A Catholic archbishop in Australia was on Tuesday given a maximum sentence of 12 months in detention for concealing child sexual abuse in the 1970s.
The Adelaide archbishop, Philip Wilson was found guilty in May of concealing abuse by notorious paedophile priest Jim Fletcher in the Hunter region of New South Wales state during the 1970s by failing to report allegations against him.
On Tuesday, the court ordered Wilson to be assessed for "home detention" -- meaning he will probably avoid jail.
Magistrate Robert Stone said the senior clergyman had shown "no remorse or contrition". He will be eligible for parole after six months.
He denied the charges and his legal team made four attempts to have the case thrown out, arguing Wilson suffered from Alzheimer's and so should avoid trial -- even though the diagnosis did not prevent him retaining his position in the church.
One of his victims, former altar boy Peter Creigh, told the court he had described the abuse to Wilson in detail in 1976, five years after it took place.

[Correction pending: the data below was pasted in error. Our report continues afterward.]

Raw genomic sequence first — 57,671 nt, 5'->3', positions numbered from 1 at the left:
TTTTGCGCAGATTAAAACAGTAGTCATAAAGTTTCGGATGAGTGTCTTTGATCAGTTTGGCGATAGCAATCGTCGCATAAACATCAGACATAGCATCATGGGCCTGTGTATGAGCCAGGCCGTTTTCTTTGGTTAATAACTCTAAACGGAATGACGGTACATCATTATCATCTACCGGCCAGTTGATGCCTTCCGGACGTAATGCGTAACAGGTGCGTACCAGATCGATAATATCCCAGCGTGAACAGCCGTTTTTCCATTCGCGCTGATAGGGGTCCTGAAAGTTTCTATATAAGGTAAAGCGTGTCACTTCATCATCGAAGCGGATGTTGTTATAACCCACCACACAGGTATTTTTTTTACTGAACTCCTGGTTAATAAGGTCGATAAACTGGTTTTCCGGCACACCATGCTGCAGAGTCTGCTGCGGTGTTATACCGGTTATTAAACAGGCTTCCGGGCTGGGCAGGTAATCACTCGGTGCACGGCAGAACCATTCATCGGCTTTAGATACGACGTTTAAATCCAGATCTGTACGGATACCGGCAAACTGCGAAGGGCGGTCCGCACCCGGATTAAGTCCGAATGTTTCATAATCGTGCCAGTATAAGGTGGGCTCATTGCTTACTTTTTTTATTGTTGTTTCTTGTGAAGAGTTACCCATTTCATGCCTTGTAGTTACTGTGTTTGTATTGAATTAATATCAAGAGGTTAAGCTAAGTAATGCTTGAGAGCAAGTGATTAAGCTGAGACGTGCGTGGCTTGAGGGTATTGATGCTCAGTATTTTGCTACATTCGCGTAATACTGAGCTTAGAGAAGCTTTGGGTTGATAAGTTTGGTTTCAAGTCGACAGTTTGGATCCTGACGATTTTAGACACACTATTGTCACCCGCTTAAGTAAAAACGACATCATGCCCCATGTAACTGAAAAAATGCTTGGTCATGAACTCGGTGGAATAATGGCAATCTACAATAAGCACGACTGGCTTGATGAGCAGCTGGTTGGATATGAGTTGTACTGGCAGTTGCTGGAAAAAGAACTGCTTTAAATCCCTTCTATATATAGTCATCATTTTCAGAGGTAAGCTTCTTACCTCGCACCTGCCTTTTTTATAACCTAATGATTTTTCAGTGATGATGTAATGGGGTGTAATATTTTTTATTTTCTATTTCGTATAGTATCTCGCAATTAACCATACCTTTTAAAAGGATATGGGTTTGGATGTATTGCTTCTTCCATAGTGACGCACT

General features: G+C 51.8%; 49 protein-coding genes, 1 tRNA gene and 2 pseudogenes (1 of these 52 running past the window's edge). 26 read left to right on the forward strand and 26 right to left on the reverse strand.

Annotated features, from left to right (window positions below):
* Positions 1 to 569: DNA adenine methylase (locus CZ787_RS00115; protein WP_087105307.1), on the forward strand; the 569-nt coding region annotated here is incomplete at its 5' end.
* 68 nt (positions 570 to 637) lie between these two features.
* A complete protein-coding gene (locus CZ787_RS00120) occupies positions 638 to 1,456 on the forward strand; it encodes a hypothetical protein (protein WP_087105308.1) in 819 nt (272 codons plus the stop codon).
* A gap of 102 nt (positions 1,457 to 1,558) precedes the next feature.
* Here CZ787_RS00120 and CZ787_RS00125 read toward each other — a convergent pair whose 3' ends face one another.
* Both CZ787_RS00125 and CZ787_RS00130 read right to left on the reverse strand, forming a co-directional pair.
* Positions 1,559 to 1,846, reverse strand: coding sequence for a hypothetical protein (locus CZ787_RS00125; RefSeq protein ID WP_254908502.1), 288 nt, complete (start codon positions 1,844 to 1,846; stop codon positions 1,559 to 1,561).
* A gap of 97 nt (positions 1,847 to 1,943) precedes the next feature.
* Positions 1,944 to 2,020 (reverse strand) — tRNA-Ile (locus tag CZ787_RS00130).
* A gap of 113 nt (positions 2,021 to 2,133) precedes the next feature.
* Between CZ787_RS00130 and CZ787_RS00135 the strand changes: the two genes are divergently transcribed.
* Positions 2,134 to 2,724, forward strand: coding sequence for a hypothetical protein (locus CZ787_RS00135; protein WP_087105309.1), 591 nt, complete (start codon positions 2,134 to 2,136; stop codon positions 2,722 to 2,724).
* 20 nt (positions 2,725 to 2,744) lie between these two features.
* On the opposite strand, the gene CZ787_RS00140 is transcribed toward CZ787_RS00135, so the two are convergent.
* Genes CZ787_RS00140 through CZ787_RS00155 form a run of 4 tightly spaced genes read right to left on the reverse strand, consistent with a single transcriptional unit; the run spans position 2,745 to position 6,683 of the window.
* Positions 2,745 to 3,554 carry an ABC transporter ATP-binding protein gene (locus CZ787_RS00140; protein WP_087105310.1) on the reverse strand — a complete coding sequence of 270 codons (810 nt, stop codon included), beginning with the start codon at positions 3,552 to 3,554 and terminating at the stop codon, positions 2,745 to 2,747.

Wilson, then a junior priest in the Maitland region, had dismissed young victims in a bid to protect the Church's reputation, Magistrate Stone ruled.
Fletcher was convicted of nine child sexual abuse charges in 2004, and died in jail two years later.
Magistrate Stone rejected Wilson's claims that he had no memory of the conversation, and said he had found Creigh to be a reliable witness.
Another victim, who cannot be named, testified that Wilson had told him he was telling lies, and to recite 10 Hail Mary prayers as punishment.
Stone also ruled that Wilson would not be granted parole until he reached half of the sentence, Efe news reported.
Stone adjourned the decision on the request for Wilson's home detention to August. However, Judicial sources did not clarify whether Wilson would enter prison.